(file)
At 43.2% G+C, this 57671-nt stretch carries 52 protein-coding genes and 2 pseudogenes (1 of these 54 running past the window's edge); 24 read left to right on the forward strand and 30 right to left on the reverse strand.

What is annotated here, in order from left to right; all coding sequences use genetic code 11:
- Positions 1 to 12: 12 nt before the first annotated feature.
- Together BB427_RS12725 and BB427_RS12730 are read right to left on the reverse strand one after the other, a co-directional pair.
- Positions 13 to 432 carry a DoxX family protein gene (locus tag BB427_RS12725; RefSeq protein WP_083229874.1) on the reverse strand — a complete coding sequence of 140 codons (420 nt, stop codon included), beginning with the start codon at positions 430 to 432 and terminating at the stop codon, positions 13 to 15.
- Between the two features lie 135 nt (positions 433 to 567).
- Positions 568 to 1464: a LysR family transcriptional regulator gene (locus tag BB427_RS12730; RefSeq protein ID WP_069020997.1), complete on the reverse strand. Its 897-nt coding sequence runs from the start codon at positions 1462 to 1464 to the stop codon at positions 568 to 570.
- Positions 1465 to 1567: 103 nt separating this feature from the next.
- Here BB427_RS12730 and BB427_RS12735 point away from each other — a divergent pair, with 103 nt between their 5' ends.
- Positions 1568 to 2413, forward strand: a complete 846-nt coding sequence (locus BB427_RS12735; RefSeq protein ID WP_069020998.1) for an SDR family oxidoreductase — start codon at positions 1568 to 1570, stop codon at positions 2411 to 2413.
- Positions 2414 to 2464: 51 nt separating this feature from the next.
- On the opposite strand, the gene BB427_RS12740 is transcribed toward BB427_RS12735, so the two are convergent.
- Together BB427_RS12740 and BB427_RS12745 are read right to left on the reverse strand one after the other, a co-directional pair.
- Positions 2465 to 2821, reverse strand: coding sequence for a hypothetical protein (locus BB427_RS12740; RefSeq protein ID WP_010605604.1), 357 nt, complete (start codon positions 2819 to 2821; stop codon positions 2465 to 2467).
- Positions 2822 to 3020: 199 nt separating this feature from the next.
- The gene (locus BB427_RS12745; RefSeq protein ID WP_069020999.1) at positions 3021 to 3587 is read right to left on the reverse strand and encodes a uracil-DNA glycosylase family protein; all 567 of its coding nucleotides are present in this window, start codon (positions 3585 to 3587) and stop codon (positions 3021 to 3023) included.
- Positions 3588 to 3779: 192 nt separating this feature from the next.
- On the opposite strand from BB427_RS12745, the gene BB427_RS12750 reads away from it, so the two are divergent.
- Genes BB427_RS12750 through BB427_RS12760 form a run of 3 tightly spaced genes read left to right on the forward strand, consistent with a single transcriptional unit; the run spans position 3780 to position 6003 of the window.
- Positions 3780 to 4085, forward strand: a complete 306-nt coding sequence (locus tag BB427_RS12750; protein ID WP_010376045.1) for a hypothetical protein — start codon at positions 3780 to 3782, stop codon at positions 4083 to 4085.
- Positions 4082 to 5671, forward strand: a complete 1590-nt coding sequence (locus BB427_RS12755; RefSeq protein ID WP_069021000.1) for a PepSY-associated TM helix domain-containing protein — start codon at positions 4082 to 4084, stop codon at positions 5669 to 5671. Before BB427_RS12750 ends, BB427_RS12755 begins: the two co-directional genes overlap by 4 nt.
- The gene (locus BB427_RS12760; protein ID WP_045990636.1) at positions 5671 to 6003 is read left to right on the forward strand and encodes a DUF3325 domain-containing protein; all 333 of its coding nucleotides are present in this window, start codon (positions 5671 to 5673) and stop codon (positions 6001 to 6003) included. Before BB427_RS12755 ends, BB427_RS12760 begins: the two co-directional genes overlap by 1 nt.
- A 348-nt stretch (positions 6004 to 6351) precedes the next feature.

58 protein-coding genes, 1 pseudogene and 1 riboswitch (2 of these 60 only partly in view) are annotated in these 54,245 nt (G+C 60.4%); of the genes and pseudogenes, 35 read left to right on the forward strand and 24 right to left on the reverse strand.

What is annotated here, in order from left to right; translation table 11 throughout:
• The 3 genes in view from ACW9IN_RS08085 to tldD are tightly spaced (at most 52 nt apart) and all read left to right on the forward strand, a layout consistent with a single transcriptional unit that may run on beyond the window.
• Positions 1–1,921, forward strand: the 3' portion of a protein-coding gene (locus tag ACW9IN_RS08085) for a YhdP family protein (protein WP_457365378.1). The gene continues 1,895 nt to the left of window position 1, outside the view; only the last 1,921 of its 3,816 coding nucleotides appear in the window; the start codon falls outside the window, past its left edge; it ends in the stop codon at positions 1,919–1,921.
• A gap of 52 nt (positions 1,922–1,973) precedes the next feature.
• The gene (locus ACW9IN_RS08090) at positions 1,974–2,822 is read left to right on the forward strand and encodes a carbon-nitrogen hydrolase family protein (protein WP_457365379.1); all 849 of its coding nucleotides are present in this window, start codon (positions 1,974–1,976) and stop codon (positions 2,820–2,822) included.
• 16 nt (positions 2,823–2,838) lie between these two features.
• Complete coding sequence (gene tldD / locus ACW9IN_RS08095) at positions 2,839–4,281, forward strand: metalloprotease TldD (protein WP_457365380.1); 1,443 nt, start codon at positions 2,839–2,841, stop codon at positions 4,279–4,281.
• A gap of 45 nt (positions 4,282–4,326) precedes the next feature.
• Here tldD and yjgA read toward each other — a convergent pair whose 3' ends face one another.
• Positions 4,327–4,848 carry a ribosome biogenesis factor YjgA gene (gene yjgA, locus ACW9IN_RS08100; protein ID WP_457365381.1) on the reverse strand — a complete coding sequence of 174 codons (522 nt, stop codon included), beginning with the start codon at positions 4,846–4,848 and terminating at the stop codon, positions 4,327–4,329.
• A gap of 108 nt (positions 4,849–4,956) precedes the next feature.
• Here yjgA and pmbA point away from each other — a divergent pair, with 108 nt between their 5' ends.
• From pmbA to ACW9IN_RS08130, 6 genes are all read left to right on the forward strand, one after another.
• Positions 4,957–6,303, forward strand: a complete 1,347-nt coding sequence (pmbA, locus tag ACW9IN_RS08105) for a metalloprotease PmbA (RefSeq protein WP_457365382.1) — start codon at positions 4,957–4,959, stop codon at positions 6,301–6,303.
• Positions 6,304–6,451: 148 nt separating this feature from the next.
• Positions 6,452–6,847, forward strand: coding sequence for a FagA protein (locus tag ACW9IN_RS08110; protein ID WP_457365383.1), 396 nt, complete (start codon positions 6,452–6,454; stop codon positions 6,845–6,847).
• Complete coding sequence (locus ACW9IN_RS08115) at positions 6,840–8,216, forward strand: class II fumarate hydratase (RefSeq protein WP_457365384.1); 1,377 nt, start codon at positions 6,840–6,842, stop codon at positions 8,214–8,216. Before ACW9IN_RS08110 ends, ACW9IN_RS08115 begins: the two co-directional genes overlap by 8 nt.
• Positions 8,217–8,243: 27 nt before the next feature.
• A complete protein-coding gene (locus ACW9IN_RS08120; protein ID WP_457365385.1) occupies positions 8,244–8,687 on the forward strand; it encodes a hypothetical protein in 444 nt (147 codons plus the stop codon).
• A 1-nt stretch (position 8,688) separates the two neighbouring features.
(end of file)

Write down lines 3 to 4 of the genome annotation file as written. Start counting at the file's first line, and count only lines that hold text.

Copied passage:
- Positions 1 to 12: 12 nt before the first annotated feature.
- Together BB427_RS12725 and BB427_RS12730 are read right to left on the reverse strand one after the other, a co-directional pair.